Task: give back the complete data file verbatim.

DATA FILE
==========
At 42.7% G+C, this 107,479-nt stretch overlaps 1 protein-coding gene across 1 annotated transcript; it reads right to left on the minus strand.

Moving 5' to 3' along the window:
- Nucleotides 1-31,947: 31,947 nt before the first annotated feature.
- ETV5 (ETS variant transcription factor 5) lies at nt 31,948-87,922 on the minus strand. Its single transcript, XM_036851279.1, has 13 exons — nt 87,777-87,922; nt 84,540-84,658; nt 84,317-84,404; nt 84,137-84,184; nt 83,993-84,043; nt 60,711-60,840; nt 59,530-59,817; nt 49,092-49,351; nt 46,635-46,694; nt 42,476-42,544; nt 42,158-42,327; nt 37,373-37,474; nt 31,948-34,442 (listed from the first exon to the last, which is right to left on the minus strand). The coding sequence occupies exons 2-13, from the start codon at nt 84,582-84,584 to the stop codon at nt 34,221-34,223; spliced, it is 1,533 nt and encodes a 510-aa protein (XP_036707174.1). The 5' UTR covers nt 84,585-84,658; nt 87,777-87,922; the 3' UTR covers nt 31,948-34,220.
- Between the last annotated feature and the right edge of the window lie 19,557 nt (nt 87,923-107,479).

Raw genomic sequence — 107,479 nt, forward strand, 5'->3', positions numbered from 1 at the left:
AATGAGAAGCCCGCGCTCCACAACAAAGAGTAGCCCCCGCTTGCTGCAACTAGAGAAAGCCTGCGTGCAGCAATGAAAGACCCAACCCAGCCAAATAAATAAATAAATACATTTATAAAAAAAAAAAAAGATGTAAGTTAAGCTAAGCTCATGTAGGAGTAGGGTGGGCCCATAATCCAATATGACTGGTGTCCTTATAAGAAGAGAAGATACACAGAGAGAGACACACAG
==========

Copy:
At 42.7% G+C, this 107,479-nt stretch overlaps 1 protein-coding gene across 1 annotated transcript; it reads right to left on the minus strand.

Moving 5' to 3' along the window:
- Nucleotides 1-31,947: 31,947 nt before the first annotated feature.
- ETV5 (ETS variant transcription factor 5) lies at nt 31,948-87,922 on the minus strand. Its single transcript, XM_036851279.1, has 13 exons — nt 87,777-87,922; nt 84,540-84,658; nt 84,317-84,404; nt 84,137-84,184; nt 83,993-84,043; nt 60,711-60,840; nt 59,530-59,817; nt 49,092-49,351; nt 46,635-46,694; nt 42,476-42,544; nt 42,158-42,327; nt 37,373-37,474; nt 31,948-34,442 (listed from the first exon to the last, which is right to left on the minus strand). The coding sequence occupies exons 2-13, from the start codon at nt 84,582-84,584 to the stop codon at nt 34,221-34,223; spliced, it is 1,533 nt and encodes a 510-aa protein (XP_036707174.1). The 5' UTR covers nt 84,585-84,658; nt 87,777-87,922; the 3' UTR covers nt 31,948-34,220.
- Between the last annotated feature and the right edge of the window lie 19,557 nt (nt 87,923-107,479).

Raw genomic sequence — 107,479 nt, forward strand, 5'->3', positions numbered from 1 at the left:
AATGAGAAGCCCGCGCTCCACAACAAAGAGTAGCCCCCGCTTGCTGCAACTAGAGAAAGCCTGCGTGCAGCAATGAAAGACCCAACCCAGCCAAATAAATAAATAAATACATTTATAAAAAAAAAAAAAGATGTAAGTTAAGCTAAGCTCATGTAGGAGTAGGGTGGGCCCATAATCCAATATGACTGGTGTCCTTATAAGAAGAGAAGATACACAGAGAGAGACACACAG